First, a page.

This project considers whether and how research ethics can contribute to the provision of cost-effective medical interventions. Clinical research ethics represents an underexplored context for the promotion of cost-effectiveness. In particular, although scholars have recently argued that research on less-expensive, less-effective interventions can be ethical, there has been little or no discussion of whether ethical considerations justify curtailing research on more expensive, more effective interventions. Yet considering cost-effectiveness at the research stage can help ensure that scarce resources such as tissue (...) samples or limited subject popula- tions are employed where they do the most good; can support parallel efforts by providers and insurers to promote cost-effectiveness; and can ensure that research has social value and benefits subjects. I discuss and rebut potential objections to the consideration of cost-effectiveness in research, including the difficulty of predicting effectiveness and cost at the research stage, concerns about limitations in cost-effectiveness analysis, and worries about overly limiting researchers’ freedom. I then consider the advantages and disadvantages of having certain participants in the research enterprise, including IRBs, advisory committees, sponsors, investigators, and subjects, consider cost-effectiveness. The project concludes by qualifiedly endorsing the consideration of cost-effectiveness at the research stage. While incorporating cost-effectiveness considerations into the ethical evaluation of human subjects research will not on its own ensure that the health care system realizes cost-effectiveness goals, doing so nonetheless represents an important part of a broader effort to control rising medical costs. (shrink)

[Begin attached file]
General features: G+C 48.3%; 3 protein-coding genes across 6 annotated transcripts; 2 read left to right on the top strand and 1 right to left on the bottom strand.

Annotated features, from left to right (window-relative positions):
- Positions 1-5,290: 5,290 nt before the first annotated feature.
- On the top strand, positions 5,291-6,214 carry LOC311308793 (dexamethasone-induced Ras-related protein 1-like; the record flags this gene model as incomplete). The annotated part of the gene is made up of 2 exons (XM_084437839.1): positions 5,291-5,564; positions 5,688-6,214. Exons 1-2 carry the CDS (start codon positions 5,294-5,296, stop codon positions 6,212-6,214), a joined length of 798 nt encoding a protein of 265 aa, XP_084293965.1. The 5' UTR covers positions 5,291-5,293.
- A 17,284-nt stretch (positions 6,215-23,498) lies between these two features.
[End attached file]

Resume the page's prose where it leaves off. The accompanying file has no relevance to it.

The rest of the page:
-/- This chapter evaluates the ethical issues that using cost-effectiveness considerations to set animal health priorities might present, and its conclusions are cautiously optimistic. While using cost-effectiveness calculations in animal health is not without ethical pitfalls, these calculations offer a pathway toward more rigorous priority-setting efforts that allow money spent on animal well-being to do more good. Although assessing quality of life for animals may be more challenging than in humans, implementing prioritization based on cost-effectiveness is less ethically fraught.
Proposals for allocating scarce lifesaving resources in the face of the Covid-19 pandemic have aligned in some ways and conflicted in others. This paper attempts a kind of priority setting in addressing these conflicts. In the first part, we identify points on which we do not believe that reasonable people should differ—even if they do. These are (i) the inadequacy of traditional clinical ethics to address priority-setting in a pandemic; (ii) the relevance of saving lives; (iii) the flaws of first-come, (...) first-served allocation; (iv) the relevance of post-episode survival; (v) the difference between age and other factors that affect life-expectancy; and (vi) the need to avoid quality-of-life judgments. In the second part, we lay out some positions on which reasonable people can and do differ. These include (i) conflicts between maximizing benefits and priority to the worst off; (ii) role-based priority; and (iii) whether patients’ existing lifesaving resources should be subject to redistribution. (shrink)